This post was originally written in September 2018. Since then, the German FI community has grown substantially.
You probably noticed that mosts posts on this blog are available in English and in German.
I think this kind of bi-linguality is rare, at least I haven’t seen it on other blogs yet. So why am I doing this?
Originally, I had planned to write exclusively in English since English is still the lingua franca of the internet. On top of that, the financial independence community is very heavily US-and anglo-dominated, so English is quite a natural choice from that perspective as well. I want to be able to share my experiences and insights as broadly as possible.
But apart from this ‘technical’ issue, there is a cultural element that I really like about the US, which is quite apparent within the US-FI-community, too: a generally positive, encouraging and enterprising attitude towards life.
That’s a spirit I experienced in real life as well. I graduated from High School in the US and worked for one of the large US-based advertising networks in different European countries, serving a range of multi-nationals from the US among other clients. In school, achievements were celebrated, and people were admired for successes, no matter whether they were academic, sportive or artistic – quite a difference from my experience in Germany. Work culture was low on hierarchy and formality, competitive, and generally quite hands-on.
I think this kind of ‘can do’ attitude is closely connected with a world view where people have to take responsibility for their own lives. Being self-dependent rather than relying on the administration makes a lot of sense when you look at the historical development of US society. And it could be the smarter mind-set facing the challenges of the future when compared with the ‘Vollkasko (comprehensive coverage) mentality’ still quite prevalent in German society.
Now, I’m not saying that this kind of world-view does not lead to it’s own set of problems on a political and social level. When I lived in Alabama in the 1980’s, I saw real poverty there. And my impression is that things have not necessarily gotten better overall, as the level of homeless people in the tech-centers on the West Coast shows, for example. The discussions around universal health insurance coverage in the US being another case in point.
Finding your tribe
But particularly for someone who wants to achieve a long-term goal such as Financial Independence, it is crucial to believe in being able to take his or her fate into their own hands. Pursuing Financial Independence is going against conventional lifestyles and the mainstream. If you follow this path, you will have enough people in your ‘real life’ telling you that this cannot work, as they’re too caught up in traditional thinking.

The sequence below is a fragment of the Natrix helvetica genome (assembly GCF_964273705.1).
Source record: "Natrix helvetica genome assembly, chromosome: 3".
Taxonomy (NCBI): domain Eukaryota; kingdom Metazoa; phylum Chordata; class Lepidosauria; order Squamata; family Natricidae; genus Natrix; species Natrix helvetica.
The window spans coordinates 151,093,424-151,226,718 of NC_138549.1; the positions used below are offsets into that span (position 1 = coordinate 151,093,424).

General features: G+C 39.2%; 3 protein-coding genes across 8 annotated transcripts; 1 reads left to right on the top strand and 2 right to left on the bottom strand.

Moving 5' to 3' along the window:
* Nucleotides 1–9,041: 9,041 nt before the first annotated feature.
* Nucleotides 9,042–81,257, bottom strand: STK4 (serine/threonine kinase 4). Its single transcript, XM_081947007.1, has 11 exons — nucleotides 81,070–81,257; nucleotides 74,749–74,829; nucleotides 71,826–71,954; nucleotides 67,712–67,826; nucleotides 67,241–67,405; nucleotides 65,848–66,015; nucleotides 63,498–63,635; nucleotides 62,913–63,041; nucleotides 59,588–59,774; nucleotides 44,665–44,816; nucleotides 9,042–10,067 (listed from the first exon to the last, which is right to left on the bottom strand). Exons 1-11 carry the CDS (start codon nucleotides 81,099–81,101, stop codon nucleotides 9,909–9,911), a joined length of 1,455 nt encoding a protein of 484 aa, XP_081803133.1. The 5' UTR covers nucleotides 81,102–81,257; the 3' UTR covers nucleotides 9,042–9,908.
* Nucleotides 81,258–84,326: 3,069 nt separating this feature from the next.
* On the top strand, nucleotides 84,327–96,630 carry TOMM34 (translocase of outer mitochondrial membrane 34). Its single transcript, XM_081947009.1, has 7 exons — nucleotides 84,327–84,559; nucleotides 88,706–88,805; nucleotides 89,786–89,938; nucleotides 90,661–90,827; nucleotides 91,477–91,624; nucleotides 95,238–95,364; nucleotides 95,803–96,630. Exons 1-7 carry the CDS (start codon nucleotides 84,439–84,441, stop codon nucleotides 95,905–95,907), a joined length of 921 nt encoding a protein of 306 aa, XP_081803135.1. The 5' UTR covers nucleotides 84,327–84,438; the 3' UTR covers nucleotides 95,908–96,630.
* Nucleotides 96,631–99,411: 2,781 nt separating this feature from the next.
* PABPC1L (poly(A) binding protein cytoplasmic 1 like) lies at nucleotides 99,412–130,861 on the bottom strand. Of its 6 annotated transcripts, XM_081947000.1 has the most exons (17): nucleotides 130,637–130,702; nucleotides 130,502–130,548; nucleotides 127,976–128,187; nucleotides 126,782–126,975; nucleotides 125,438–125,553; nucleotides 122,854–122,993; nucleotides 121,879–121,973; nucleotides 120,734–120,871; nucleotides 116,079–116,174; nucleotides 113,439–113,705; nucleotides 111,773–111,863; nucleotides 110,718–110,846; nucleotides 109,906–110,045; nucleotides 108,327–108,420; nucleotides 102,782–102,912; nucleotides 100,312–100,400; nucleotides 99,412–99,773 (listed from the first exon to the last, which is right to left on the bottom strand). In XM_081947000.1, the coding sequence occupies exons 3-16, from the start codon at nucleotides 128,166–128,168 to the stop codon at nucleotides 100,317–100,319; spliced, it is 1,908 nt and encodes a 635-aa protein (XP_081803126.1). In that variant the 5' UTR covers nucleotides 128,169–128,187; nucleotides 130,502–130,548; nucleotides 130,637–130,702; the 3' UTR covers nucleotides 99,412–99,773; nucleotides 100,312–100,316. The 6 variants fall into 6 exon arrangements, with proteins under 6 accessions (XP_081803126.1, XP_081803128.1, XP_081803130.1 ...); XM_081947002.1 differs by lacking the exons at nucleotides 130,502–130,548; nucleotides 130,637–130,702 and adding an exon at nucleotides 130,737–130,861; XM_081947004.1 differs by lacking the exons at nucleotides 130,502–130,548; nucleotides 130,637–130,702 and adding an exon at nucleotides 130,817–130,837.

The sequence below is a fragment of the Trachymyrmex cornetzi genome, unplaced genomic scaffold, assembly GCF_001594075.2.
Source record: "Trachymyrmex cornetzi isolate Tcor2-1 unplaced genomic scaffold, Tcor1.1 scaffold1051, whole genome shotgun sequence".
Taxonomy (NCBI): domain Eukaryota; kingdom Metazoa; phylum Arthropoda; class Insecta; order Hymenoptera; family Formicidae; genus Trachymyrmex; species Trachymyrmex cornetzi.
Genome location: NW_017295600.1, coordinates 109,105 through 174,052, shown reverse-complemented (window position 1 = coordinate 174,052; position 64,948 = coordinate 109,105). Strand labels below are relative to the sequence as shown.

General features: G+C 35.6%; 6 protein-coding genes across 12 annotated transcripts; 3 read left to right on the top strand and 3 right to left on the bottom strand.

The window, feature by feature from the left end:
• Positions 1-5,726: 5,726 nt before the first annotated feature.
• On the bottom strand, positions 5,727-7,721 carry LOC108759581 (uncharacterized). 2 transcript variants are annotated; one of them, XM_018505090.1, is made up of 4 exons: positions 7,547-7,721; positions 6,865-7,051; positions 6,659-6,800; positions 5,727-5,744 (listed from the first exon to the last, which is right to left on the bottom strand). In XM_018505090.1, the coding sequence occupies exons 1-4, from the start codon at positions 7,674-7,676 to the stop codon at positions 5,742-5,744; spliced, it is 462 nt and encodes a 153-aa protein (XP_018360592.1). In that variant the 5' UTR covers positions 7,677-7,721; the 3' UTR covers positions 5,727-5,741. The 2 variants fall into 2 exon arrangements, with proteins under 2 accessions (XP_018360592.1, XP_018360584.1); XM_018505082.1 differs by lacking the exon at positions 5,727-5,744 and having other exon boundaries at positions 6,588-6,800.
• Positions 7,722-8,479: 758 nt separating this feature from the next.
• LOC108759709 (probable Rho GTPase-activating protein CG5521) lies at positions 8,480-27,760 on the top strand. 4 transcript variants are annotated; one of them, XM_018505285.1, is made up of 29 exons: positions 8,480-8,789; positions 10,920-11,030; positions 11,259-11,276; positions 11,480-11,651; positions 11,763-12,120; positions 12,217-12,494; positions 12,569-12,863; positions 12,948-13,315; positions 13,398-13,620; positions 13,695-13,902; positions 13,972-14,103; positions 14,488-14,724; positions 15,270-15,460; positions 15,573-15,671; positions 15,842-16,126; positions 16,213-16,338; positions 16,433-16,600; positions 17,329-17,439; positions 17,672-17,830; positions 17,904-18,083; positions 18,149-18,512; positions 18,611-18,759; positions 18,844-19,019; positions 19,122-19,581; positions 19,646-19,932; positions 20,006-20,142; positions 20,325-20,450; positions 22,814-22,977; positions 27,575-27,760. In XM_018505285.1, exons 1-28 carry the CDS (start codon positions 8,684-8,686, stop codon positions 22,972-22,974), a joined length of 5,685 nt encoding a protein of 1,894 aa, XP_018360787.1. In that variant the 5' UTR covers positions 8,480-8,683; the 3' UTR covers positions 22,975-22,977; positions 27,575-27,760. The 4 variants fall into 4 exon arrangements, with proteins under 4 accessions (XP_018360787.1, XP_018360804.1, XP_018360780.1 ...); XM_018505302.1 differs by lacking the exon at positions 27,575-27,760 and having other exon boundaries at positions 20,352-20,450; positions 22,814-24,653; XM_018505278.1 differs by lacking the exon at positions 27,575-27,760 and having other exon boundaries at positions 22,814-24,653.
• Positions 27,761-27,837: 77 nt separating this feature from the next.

So you need social connections into a community with positive role models who have successfully taken the path towards Financial Independence and now share their knowledge. You want to be part of a community that interacts in ways that encourage and motivate you. The English-speaking (FI)RE-community offers all that, and therefore my blog reaches out in English.
Okay, but why German posts then?
As the German-FI-movement is growing, there are more German bloggers writing on broader topics than traditional personal finance sites which are often too technical for my own interests. I think that’s a great development and it helps to demystify and encourage access to financial planning in general.
People in Germany tend to know English quite well, but being able to read about a topic like Financial Independence in German makes it much more accessible. Take my sister for example, who’s a chartered translator for English/German, that just to say that her English is perfect, but who told me that she would never even think of searching for a blog on a topic like personal finance in English. Quite an eye-opener for me…
The German FI(RE) movement is still very young. There are only few – and even fewer female – bloggers in Germany who have already achieved financial independence and can serve as positive role models. So that’s another reason why I want as many people as possible in Germany to be able to enjoy reading here as well.
By offering my thoughts in both languages, this blog might be able to serve as somewhat of a bridge between the English- and German-speaking worlds of Financial Independence.
Financial Independence Rocks!